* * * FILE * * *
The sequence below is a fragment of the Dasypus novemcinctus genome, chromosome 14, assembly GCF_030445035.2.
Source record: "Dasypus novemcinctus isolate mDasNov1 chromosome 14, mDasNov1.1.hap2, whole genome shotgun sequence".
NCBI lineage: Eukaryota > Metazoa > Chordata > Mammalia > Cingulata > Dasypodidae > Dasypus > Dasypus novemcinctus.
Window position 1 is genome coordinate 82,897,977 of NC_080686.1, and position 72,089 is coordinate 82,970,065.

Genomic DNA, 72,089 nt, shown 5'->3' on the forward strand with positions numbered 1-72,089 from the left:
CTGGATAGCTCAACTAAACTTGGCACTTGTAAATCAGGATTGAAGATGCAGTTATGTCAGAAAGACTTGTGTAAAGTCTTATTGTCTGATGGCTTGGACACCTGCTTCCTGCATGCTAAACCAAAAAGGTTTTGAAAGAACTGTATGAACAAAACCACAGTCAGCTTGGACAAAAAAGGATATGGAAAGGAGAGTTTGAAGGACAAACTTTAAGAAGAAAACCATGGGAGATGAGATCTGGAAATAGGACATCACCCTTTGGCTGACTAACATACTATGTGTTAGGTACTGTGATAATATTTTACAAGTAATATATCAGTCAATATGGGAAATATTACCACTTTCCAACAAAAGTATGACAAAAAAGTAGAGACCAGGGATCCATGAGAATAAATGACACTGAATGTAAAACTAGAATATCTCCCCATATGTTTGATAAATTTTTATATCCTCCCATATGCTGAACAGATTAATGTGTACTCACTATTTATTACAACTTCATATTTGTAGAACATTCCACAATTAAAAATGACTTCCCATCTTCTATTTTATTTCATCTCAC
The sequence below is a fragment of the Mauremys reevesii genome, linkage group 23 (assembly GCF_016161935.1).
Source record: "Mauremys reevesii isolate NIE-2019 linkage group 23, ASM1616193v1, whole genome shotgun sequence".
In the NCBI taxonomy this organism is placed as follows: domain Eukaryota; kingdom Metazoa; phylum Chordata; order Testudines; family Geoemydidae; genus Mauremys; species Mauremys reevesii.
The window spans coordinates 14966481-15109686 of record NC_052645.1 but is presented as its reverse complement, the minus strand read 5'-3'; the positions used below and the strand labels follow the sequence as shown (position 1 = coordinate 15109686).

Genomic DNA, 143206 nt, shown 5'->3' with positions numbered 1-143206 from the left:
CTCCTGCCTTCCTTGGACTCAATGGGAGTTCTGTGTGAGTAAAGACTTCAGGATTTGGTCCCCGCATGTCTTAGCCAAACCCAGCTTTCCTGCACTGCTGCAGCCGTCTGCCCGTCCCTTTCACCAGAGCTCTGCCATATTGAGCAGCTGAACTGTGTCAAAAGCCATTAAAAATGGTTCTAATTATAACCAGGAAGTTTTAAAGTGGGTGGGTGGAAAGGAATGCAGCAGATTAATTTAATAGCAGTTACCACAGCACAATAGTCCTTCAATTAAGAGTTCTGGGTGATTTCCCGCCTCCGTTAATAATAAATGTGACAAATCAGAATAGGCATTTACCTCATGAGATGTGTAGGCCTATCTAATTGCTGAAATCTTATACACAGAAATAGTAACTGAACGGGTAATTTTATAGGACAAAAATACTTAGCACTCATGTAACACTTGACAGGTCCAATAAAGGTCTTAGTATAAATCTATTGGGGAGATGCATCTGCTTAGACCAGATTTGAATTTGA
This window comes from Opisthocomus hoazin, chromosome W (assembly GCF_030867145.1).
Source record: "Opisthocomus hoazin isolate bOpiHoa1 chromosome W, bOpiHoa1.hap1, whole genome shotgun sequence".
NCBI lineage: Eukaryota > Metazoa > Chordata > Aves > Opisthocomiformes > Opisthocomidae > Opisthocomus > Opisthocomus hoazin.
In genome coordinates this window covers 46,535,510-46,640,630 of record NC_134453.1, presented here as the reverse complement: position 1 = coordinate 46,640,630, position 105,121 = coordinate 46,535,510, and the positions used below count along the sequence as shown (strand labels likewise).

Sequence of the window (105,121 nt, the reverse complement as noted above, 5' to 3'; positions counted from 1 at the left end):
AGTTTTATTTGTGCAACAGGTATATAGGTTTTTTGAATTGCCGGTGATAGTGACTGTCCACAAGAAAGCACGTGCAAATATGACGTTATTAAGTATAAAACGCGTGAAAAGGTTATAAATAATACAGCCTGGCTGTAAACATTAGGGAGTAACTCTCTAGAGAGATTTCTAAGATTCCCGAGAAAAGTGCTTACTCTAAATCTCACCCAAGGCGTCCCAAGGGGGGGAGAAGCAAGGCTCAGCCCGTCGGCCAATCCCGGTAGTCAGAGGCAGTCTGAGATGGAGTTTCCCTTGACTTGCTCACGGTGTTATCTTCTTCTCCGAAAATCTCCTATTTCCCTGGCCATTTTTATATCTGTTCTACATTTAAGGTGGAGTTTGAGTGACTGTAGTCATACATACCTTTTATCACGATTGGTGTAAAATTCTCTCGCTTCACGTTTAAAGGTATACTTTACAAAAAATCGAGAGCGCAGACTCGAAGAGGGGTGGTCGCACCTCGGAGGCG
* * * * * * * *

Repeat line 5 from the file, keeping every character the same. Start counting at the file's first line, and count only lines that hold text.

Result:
Genomic DNA, 72,089 nt, shown 5'->3' on the forward strand with positions numbered 1-72,089 from the left: